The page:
”Any yoga teacher who wants to can make yoga a lucrative career by learning how to network and how to build the right connections.”
Ellie Aaron had a calm energy as she described the skills she’ll be helping yoga teachers build at Office Yoga Teacher Training in New York this Fall. Aaron, who has been teaching yoga for almost ten years, began teaching in offices five years ago. Her career as a yoga teacher started like most: Running around from one studio to the next. Often, she’d be teaching the 7am classes, where she’d have much rather been sleeping.
“It’s the most fulfilling career I could have ever chosen. Every day I make a difference in the world. A big one. I’ve helped thousands of people develop yoga practices that have shaped their lives for the better in a multitude of ways. But it’s not always easy.”
She has a good point. Pay is fairly low for studio classes, and the physical strain of teaching 10-20 classes a week is a lot on the body, even if you’re in your twenties.
“While we’re supposed to calm everyone else down through downward dogs and sun salutations, many times we’re worried about how to pay rent and when we’ll get to practice yoga ourselves. It’s unsustainable for any teacher, as it was for me. Enter office yoga.”
When she started teaching in offices, Ellie’s career really began to shift. “I’ve been very lucky to teach for all the major office yoga companies in NYC. I’ve also grown my own corporate clients,” says Aaron.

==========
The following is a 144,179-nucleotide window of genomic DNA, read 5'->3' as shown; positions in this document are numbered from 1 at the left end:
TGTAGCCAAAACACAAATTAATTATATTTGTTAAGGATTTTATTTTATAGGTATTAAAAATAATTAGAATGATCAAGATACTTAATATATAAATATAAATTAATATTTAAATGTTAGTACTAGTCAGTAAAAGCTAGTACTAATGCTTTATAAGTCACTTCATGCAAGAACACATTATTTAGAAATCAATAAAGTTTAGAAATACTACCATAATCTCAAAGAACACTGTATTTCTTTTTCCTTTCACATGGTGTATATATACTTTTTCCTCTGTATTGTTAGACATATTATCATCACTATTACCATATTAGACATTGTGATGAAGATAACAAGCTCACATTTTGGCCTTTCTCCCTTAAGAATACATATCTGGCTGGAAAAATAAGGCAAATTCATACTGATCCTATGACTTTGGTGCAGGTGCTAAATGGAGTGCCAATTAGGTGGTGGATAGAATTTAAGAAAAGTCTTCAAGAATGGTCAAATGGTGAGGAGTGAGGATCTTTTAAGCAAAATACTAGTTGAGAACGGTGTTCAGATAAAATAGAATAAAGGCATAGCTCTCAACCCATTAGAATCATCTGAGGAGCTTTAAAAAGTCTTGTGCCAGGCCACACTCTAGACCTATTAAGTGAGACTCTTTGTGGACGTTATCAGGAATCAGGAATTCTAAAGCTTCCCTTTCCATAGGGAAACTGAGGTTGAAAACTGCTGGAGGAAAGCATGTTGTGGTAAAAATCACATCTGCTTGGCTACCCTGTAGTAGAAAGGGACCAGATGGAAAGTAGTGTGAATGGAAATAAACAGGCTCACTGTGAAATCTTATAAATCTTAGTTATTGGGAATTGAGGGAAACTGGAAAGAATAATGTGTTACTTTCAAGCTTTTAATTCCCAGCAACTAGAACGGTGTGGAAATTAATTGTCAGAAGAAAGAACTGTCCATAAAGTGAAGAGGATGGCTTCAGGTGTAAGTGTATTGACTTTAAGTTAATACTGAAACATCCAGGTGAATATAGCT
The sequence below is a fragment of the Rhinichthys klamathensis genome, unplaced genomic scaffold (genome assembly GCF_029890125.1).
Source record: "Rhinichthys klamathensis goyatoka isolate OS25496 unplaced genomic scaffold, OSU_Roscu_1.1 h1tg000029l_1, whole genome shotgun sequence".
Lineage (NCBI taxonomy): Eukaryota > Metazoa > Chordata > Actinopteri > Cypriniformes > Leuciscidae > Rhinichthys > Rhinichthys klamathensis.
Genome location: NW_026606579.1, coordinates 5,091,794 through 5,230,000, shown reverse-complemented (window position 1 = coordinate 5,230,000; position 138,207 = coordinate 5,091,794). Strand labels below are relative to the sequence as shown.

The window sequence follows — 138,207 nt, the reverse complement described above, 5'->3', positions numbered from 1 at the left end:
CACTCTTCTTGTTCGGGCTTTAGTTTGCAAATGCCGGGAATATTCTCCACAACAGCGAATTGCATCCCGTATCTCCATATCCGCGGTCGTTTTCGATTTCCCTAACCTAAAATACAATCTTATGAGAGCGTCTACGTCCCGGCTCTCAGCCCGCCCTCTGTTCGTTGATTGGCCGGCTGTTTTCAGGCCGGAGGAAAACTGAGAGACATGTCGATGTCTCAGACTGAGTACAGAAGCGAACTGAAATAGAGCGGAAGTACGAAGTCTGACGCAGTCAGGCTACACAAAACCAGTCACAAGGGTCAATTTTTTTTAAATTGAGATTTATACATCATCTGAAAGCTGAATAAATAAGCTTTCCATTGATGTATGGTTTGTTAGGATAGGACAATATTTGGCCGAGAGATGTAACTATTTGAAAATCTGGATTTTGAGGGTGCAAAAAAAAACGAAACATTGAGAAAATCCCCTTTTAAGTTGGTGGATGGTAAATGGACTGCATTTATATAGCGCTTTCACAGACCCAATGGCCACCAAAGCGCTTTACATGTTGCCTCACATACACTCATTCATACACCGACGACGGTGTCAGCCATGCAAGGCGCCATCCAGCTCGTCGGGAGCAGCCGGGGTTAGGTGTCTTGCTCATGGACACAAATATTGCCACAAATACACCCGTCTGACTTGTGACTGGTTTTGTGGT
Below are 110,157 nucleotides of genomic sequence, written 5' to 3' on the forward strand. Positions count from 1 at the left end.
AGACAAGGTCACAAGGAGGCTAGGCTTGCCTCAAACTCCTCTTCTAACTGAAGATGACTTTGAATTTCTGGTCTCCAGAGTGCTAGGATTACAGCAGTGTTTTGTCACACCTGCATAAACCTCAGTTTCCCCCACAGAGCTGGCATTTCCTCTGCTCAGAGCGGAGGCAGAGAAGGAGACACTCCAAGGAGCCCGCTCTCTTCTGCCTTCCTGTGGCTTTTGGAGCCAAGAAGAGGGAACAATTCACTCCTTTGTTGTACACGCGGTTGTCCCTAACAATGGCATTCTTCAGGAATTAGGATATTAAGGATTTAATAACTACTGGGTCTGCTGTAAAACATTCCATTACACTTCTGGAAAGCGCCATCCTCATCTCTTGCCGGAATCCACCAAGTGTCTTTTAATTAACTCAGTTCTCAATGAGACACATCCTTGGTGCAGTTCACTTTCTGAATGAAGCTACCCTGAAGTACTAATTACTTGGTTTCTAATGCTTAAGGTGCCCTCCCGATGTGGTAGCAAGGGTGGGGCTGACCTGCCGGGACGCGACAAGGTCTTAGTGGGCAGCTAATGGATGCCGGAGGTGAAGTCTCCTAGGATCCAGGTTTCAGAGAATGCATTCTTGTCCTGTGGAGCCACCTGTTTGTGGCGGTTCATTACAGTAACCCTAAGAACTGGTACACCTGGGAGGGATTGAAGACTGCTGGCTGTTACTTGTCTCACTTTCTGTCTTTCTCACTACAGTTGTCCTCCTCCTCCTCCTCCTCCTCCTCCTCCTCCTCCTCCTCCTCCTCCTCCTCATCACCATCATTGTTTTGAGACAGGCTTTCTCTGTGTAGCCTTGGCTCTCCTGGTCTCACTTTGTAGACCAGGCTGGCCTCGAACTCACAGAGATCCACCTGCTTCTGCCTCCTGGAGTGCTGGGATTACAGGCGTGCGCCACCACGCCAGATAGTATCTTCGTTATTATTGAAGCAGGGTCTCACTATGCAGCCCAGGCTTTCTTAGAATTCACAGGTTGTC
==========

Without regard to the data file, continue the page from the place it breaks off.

The benefits of working in offices have been profound. Aaron noted how the students are always extremely grateful and gracious. The pay is way better, and the time commitment is generally more manageable.
“I’ve been with certain companies for almost 4 years. And the relationships I’ve formed through these connections have been beautiful. The corporate environment is often one of high stress, and to be able to give them the gift of yoga practice, and have them feel re-energized and more focused has shifted the company culture in these offices.”
As an office yoga teacher, the key part of the job is to provide an easily accessible yoga practice that can be taught in any space, where any person with any level of experience can access the class, and get a wonderful experience.
Below, check out a few easy yoga poses to teach at an office:
Chair Pose: Bring your feet hips width distance apart. Bend your knees sit back like your sitting in a char. Lift your arms (like you just won a race). Keep them beside the ears. Celebrate this fierce pose. Hold this for three breaths.
Twists: Sit in a comfortable position where your feet connect with the floor. Inhale and lift your arms up, exhale and bring your right hand to the outside of the left knee. Take two deep breaths here, keeping your hips connected to the chair, while you twist from your belly and chest. Inhale and bring your arms up, exhale and twist to the right, bringing your left hand to the outside of the right knee. Take two deep breaths. Repeat twice.
Side Bends: Inhale reach your arms up, exhale side bend to the right. Take two deep breaths. Inhale reach your arms up, exhale side bend to the left. Take two deep breaths. You can lean against a table to make this pose deeper.
Seated Pigeon Pose Variation: Sit up tall - Bring your right foot up and cross it over your left knee. Breathe into your right hip. Repeat on other side. Variation: If this feels to challenging is to simply cross your legs, and breathe.
Photos by Edel Singh, @edelsphotography. All photos taken at Hub Seventeen at Lululemon Flatiron in New York City.
Lauren Coles is the Founder of Daisy Office Yoga in New York City, where she brings yoga to people at work. She believes in the power of yoga to improve people’s relationship with their minds and bodies, and hopes to encourage more yoga instructors to pursue a career in the office yoga industry.